On the morning of November 1, 2013, Craig Thomas joined others running for their lives at Los Angeles International Airport — and that terrifying stampede from a mass shooting, which left one Transportation Security Administration officer dead, is still reverberating today.
Thomas, a writer, quickly turned to Twitter to let friends and family know he was OK, though terribly shaken. One of the people who saw his tweets and reached out to him was someone he had never met — Sandy Phillips. Her response made him feel “seen and heard,” he said. She “found a way to work her magic, and sent me love.”
Their healing contact was the first of many, and now Thomas counts Sandy and Lonnie as dear friends who remain sources of support. Jessi, their daughter, has a place in his heart, not only because of the way she perished, but also because she loved “How I Met Your Mother,” the popular show he co-created and co-ran for nine years. “I’m honored that Jessi was a fan; I feel as if I know her,” he said. And he is touched that her parents have, during the pandemic, taken to binge-watching the show.
Thomas avidly read the Phillips’ recently released book, “Tragedy in Aurora: the Culture of Mass Shootings in America,” and has thought about creating a fictionalized series based on the experiences of survivors, such as himself, who find fellowship and healing together. He has been so moved that he’s enlisted other family members as donors to Survivors Empowered and continues mulling a creative project of one kind or another in cooperation with the Phillipses that would echo the beauty he sees in the work.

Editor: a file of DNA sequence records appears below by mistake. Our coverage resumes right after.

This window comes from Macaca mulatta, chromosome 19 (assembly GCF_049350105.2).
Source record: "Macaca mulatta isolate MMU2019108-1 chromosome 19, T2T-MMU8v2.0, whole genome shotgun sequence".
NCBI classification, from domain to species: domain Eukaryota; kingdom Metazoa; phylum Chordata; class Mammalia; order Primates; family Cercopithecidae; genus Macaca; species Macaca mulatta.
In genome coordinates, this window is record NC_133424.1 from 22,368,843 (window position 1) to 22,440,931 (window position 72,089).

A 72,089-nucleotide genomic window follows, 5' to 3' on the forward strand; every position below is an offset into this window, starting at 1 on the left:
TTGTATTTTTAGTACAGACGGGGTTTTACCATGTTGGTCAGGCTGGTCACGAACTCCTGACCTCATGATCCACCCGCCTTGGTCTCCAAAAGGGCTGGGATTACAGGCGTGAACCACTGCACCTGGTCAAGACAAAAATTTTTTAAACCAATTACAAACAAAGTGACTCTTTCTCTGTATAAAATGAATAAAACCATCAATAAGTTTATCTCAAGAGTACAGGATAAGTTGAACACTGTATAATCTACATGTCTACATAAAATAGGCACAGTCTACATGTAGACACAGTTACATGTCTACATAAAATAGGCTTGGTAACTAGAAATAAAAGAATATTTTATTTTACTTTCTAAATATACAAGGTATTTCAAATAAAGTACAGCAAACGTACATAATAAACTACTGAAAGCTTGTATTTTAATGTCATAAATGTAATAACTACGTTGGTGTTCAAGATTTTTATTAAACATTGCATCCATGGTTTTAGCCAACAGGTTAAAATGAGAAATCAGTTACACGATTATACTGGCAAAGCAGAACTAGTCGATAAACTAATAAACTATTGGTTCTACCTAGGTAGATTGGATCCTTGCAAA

It’s not only art that is on his mind. Particularly in a time of polarization, Thomas thinks that Sandy and Lonnie can be important resources for sensible gun reform. He believes their grass-roots, person-to-person, town-to-town, authentic approach has power. He admires their understanding of how changing minds needs to take root in emotions first.
“There are few people I look up to and admire as much,” Thomas said. “They show how to take something impossible life throws at you and create meaning and a better future; it could have destroyed them.” Not everyone could undertake their mission with the same force. “They’re people you emulate. Role models.” They manage to “tend to” and support the many people who face the tragedy of gun violence on a regular basis. “They’re always keeping track and keeping tabs,” he said. He calls Sandy’s empathy, insight and warmth “a superpower.”
The RV road trips are a great way of bringing the message of Survivors Empowered to people, and he’s disappointed that they’ve been postponed. But he has faith, despite seeing Sandy and Lonnie temporarily grounded.
“They have this way of reaching people no matter what form it takes — virtual or in real life. You can feel their love flying through the universe in this magical way,” he said. “They’re creating community, and that’s the way they’re creating change.”